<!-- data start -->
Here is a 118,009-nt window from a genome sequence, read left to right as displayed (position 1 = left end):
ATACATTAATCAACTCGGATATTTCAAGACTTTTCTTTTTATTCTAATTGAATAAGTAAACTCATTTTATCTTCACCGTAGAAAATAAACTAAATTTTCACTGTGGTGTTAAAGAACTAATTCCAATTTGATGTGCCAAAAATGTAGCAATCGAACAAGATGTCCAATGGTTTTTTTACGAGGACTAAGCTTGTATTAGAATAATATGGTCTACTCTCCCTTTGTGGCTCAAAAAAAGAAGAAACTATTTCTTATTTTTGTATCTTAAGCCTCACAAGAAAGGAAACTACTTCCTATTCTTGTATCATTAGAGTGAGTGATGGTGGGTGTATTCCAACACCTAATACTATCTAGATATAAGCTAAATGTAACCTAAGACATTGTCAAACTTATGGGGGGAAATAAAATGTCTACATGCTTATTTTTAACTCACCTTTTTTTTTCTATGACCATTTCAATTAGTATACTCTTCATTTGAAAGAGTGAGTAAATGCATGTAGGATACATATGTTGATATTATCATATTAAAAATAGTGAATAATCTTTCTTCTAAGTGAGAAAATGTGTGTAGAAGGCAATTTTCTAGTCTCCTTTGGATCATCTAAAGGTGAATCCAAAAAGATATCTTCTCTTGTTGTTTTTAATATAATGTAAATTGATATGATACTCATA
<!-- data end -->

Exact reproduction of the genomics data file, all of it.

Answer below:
Here is a 118,009-nt window from a genome sequence, read left to right as displayed (position 1 = left end):
ATACATTAATCAACTCGGATATTTCAAGACTTTTCTTTTTATTCTAATTGAATAAGTAAACTCATTTTATCTTCACCGTAGAAAATAAACTAAATTTTCACTGTGGTGTTAAAGAACTAATTCCAATTTGATGTGCCAAAAATGTAGCAATCGAACAAGATGTCCAATGGTTTTTTTACGAGGACTAAGCTTGTATTAGAATAATATGGTCTACTCTCCCTTTGTGGCTCAAAAAAAGAAGAAACTATTTCTTATTTTTGTATCTTAAGCCTCACAAGAAAGGAAACTACTTCCTATTCTTGTATCATTAGAGTGAGTGATGGTGGGTGTATTCCAACACCTAATACTATCTAGATATAAGCTAAATGTAACCTAAGACATTGTCAAACTTATGGGGGGAAATAAAATGTCTACATGCTTATTTTTAACTCACCTTTTTTTTTCTATGACCATTTCAATTAGTATACTCTTCATTTGAAAGAGTGAGTAAATGCATGTAGGATACATATGTTGATATTATCATATTAAAAATAGTGAATAATCTTTCTTCTAAGTGAGAAAATGTGTGTAGAAGGCAATTTTCTAGTCTCCTTTGGATCATCTAAAGGTGAATCCAAAAAGATATCTTCTCTTGTTGTTTTTAATATAATGTAAATTGATATGATACTCATA